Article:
Seals aren’t the only rubber products that can require specialized characteristics. Acoustical and thermal engine bay insulation is also critical. Thermal insulation is designed to absorb heat from a boat or ship’s engine compartment. Often, silicone is used because this synthetic rubber can resist high temperatures while providing acoustic insulation from high-decibel diesel engines. Self-extinguishing firestocks and custom composite insulation are also available. By building sandwich-like composites, custom fabrication specialists can form application-specific shapes and thicknesses

Trim and Bumpers

Civilian ships such as yachts, sailboats, tug boats, and fishing vessels also use parts such as rubber trim and plastic bumpers. Naval ships aren’t built for commerce or pleasure, but these durable watercraft still need door, window, and edge finish trim as well as window channels. Sealing and insulation are also mission-critical. As the image that accompanies this blog entry shows, the first LCS in the U.S. Navy, the USS Freedom, has several rows of windows.

Since our founding 25 years ago, Elasto Proxy has served both the military and maritime industries. Today, light-up rubber bumpers are one of the many solutions that we offer. Equipped with long-lasting, energy-efficient LED lights, each elastomeric bumper is designed to illuminate the location of quays, pontoons, docks and embankments while protecting marine structures against impact by boats or ships.

How Can We Help You?

Do you need help sourcing marine rubber or marine plastic materials? Would you like expert assistance with seal design and custom fabrication? Could an off-the-shelf, out-of-the box sealing solution help you to cut costs and speed production? Contact us, request a quote, or just join the conversation. We hope to hear from you.

Look for a link to this blog entry on LinkedIn, Facebook, Google+, and Twitter. Elasto Proxy has a YouTube channel, too. Finally, I hope you’ll subscribe to our free e-newsletters. They’re a great source of information delivered right to your email inbox, and they provide links to blog entries like this one.

Are Solar Roads the Way of the Future?

Solar Roadways

Clyde Sharpe
Elasto Proxy

How strong are solar panels? Would you stand on one and jump up and down? Would you park your car atop a solar array, or drive across photovoltaic cells at a high rate of speed? The exposed surfaces on PV panels are made of glass, but not annealed glass – the type that’s used in wine glasses, beer bottles, and some windows. Instead, solar panels use tougher, tempered glass. But just how strong is it? And could roads made of solar panels survive demanding environments like a Canadian winter?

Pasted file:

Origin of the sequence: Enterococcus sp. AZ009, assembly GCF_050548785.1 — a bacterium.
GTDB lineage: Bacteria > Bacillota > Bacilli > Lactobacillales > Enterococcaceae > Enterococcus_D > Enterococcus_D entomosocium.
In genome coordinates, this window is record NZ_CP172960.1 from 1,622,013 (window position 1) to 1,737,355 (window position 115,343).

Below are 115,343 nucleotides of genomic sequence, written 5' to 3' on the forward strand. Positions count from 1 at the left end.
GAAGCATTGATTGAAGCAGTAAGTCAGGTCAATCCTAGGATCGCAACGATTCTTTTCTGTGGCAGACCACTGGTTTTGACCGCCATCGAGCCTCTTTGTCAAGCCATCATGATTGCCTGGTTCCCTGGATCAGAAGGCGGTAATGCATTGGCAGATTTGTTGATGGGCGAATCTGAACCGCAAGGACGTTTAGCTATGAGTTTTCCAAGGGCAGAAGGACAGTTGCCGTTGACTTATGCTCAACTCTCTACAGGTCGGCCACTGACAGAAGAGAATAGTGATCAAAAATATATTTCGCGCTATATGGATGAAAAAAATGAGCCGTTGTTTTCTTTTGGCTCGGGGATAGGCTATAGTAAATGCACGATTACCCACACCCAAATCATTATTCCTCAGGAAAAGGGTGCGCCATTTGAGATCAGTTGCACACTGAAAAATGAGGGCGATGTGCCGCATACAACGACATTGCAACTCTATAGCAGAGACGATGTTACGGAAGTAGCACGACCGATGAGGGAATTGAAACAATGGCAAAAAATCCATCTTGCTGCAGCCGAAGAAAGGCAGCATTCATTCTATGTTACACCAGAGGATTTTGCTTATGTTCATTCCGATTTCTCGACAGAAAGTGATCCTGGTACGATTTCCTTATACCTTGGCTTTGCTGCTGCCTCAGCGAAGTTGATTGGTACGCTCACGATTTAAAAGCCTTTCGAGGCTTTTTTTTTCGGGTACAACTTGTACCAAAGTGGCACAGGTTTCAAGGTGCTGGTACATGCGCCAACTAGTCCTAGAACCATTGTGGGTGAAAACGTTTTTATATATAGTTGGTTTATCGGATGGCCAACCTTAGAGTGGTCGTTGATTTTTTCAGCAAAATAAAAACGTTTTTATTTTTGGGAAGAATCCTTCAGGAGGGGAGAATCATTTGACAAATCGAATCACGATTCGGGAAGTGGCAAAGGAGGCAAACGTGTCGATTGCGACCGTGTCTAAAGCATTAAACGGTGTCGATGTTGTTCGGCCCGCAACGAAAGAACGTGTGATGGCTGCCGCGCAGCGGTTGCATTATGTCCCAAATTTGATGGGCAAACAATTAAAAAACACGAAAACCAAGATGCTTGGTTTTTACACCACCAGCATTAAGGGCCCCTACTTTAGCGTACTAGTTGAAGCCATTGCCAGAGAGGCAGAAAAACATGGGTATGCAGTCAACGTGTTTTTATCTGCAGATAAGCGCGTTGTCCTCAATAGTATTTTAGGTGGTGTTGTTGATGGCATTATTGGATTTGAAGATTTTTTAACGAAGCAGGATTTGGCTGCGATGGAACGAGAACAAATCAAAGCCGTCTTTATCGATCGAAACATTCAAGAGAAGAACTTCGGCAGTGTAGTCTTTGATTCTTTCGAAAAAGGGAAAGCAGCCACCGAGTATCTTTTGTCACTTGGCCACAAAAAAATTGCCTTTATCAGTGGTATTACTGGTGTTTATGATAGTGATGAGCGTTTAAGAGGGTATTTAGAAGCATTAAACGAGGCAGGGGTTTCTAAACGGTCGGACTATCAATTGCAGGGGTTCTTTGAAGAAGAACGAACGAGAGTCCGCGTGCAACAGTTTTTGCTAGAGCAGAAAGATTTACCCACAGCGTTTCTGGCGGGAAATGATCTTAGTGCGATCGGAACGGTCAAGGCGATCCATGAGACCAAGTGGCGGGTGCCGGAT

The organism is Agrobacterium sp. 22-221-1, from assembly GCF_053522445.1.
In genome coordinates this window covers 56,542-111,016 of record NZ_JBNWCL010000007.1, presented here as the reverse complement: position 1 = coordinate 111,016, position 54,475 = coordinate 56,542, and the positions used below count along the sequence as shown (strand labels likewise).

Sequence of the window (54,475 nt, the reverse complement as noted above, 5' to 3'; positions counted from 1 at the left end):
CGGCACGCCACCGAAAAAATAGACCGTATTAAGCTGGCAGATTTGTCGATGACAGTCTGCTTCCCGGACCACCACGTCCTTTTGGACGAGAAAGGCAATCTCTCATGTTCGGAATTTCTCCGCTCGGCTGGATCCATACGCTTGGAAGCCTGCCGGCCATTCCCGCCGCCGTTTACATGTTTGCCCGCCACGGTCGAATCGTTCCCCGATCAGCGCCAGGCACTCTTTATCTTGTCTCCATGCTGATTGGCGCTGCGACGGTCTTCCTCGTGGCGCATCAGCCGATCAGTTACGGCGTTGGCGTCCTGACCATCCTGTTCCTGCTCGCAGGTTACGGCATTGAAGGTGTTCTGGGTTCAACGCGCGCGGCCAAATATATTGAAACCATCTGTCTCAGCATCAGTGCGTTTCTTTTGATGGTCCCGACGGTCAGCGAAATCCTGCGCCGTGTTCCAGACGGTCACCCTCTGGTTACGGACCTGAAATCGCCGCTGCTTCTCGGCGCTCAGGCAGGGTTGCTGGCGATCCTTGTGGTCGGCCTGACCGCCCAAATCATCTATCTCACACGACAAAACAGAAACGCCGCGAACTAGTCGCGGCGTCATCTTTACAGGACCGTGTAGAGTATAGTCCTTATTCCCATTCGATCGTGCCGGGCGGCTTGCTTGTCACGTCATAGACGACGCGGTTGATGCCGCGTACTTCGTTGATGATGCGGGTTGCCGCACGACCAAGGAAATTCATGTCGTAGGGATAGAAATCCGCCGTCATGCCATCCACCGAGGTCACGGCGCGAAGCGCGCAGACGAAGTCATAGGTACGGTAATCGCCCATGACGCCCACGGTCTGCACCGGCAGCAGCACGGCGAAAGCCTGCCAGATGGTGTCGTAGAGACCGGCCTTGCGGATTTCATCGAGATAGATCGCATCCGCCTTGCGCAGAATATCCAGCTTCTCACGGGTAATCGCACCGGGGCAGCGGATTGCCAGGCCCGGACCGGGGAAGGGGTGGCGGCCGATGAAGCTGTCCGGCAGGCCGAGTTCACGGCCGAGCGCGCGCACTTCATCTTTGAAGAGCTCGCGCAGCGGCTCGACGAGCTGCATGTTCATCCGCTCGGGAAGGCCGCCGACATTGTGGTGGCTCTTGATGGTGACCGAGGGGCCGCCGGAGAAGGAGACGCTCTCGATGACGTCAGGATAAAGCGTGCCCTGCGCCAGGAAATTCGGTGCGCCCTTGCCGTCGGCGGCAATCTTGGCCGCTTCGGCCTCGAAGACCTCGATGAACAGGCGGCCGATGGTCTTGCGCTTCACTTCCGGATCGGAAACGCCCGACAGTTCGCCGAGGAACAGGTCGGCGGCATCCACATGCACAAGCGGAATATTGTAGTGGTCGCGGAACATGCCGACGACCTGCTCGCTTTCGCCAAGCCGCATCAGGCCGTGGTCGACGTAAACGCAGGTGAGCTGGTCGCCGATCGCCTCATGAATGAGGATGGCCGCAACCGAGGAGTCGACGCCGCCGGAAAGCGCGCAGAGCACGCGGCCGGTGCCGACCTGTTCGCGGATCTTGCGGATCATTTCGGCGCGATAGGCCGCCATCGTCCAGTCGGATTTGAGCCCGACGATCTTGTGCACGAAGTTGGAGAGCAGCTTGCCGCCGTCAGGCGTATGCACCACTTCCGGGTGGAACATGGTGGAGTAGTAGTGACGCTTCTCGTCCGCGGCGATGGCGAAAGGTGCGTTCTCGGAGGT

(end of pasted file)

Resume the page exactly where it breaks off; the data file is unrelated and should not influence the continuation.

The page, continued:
Walk, Park, and Drive

According to Scott and Julie Brusaw, the founders of Solar Roadways, solar panels can be built so strong that you can walk, park, and drive on them. Backed by multiple phases of funding from the U.S. Federal Highway Administration (FHWA), the couple’s company is finishing a prototype parking lot and planning for production. At Indiegogo, a crowdfunding website, Solar Roadways has already raised 196% of its $1-million goal. The technology is popular, but what about practical?

Originally, Solar Roadways planned to design panels that could support 80,000 lbs., the legal limit for tractor trailers in many jurisdictions. After learning that oil companies can move refinery equipment up to 230,000 lbs. across frozen roads, the solar startup aimed for a maximum of 250,000 lbs. instead. As the FAQ section of the company’s website explains, both 3D finite element method analysis and load testing at civil engineering labs has demonstrated that these PV panels are up to the task.

Enough Electricity to Supply the Entire World

Solar roads may be tough enough to withstand heavy weights and hard winters, but can they produce enough electricity to be cost-effective? For that matter, would panels even “pay for themselves”, as the Indiegogo page claims? As Solar Roadways admits, its panel prices are not yet available. Until prototype costs are captured and a production cost analysis is completed, critics (and even some supporters) will ask questions as tough as the panels themselves.

To its credit, Solar Roadways appreciates that “engineers love numbers” – and updates a web page called The Numbers daily. Among the assumptions is that there are 31,250.86 square miles of roads, parking lots, driveways, playgrounds, bike paths, and sidewalks in the 48 contiguous U.S. states. Given its product’s capabilities, and based on test results, Solar Roadways claims that covering these surfaces with its PV panels “could produce just about enough electricity to supply the entire world.”

Costs, Benefits – and Rats

Road builders need to consider all of their costs – and all of the benefits – before starting projects. In addition to generating electricity, Solar Roadways are designed to serve as reservoirs for storing and treating stormwater, and as corridors for power and data cables. It’s not just a matter of tearing up old asphalt and replacing the roadbed with solar panels then. There are subterranean structures to be built, and effects on flood control, public water supplies, and electrical distribution to consider.

Then there are rats – unwelcome inhabitants in many underground structures. As I learned during a recent trip to China, rats in rail tunnels will eat the door seals on passenger cars to access tastier food supplies within. These doors seals are made of rubber, as are many seals for industrial applications. For the designers of solar roadways then, it’s important to look beyond the PV glass – especially in cities. Material selection also matters for any sealing that’s used between interlocking solar panels.